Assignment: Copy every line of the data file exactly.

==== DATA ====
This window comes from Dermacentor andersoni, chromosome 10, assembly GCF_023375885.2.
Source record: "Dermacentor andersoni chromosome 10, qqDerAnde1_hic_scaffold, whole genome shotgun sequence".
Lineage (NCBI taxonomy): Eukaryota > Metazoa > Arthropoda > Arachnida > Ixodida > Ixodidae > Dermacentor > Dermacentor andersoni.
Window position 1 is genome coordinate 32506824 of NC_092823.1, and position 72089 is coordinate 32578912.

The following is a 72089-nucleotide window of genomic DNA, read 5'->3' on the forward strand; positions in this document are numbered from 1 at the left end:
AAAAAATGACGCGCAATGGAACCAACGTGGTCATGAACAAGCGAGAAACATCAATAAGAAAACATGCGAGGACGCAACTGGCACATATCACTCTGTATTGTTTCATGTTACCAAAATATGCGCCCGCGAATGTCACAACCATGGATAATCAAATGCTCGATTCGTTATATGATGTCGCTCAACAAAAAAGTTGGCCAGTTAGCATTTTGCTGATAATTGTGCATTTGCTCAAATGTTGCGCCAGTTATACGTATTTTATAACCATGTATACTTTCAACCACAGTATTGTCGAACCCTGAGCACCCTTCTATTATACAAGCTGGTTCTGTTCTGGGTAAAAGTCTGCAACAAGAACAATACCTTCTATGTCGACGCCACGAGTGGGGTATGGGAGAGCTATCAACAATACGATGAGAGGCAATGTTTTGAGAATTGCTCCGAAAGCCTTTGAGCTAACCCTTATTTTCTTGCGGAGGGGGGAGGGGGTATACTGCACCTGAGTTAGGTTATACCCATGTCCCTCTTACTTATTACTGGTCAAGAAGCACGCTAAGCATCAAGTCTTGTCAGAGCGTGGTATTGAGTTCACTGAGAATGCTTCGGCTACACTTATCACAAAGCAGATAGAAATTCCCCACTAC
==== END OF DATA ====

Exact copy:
This window comes from Dermacentor andersoni, chromosome 10, assembly GCF_023375885.2.
Source record: "Dermacentor andersoni chromosome 10, qqDerAnde1_hic_scaffold, whole genome shotgun sequence".
Lineage (NCBI taxonomy): Eukaryota > Metazoa > Arthropoda > Arachnida > Ixodida > Ixodidae > Dermacentor > Dermacentor andersoni.
Window position 1 is genome coordinate 32506824 of NC_092823.1, and position 72089 is coordinate 32578912.

The following is a 72089-nucleotide window of genomic DNA, read 5'->3' on the forward strand; positions in this document are numbered from 1 at the left end:
AAAAAATGACGCGCAATGGAACCAACGTGGTCATGAACAAGCGAGAAACATCAATAAGAAAACATGCGAGGACGCAACTGGCACATATCACTCTGTATTGTTTCATGTTACCAAAATATGCGCCCGCGAATGTCACAACCATGGATAATCAAATGCTCGATTCGTTATATGATGTCGCTCAACAAAAAAGTTGGCCAGTTAGCATTTTGCTGATAATTGTGCATTTGCTCAAATGTTGCGCCAGTTATACGTATTTTATAACCATGTATACTTTCAACCACAGTATTGTCGAACCCTGAGCACCCTTCTATTATACAAGCTGGTTCTGTTCTGGGTAAAAGTCTGCAACAAGAACAATACCTTCTATGTCGACGCCACGAGTGGGGTATGGGAGAGCTATCAACAATACGATGAGAGGCAATGTTTTGAGAATTGCTCCGAAAGCCTTTGAGCTAACCCTTATTTTCTTGCGGAGGGGGGAGGGGGTATACTGCACCTGAGTTAGGTTATACCCATGTCCCTCTTACTTATTACTGGTCAAGAAGCACGCTAAGCATCAAGTCTTGTCAGAGCGTGGTATTGAGTTCACTGAGAATGCTTCGGCTACACTTATCACAAAGCAGATAGAAATTCCCCACTAC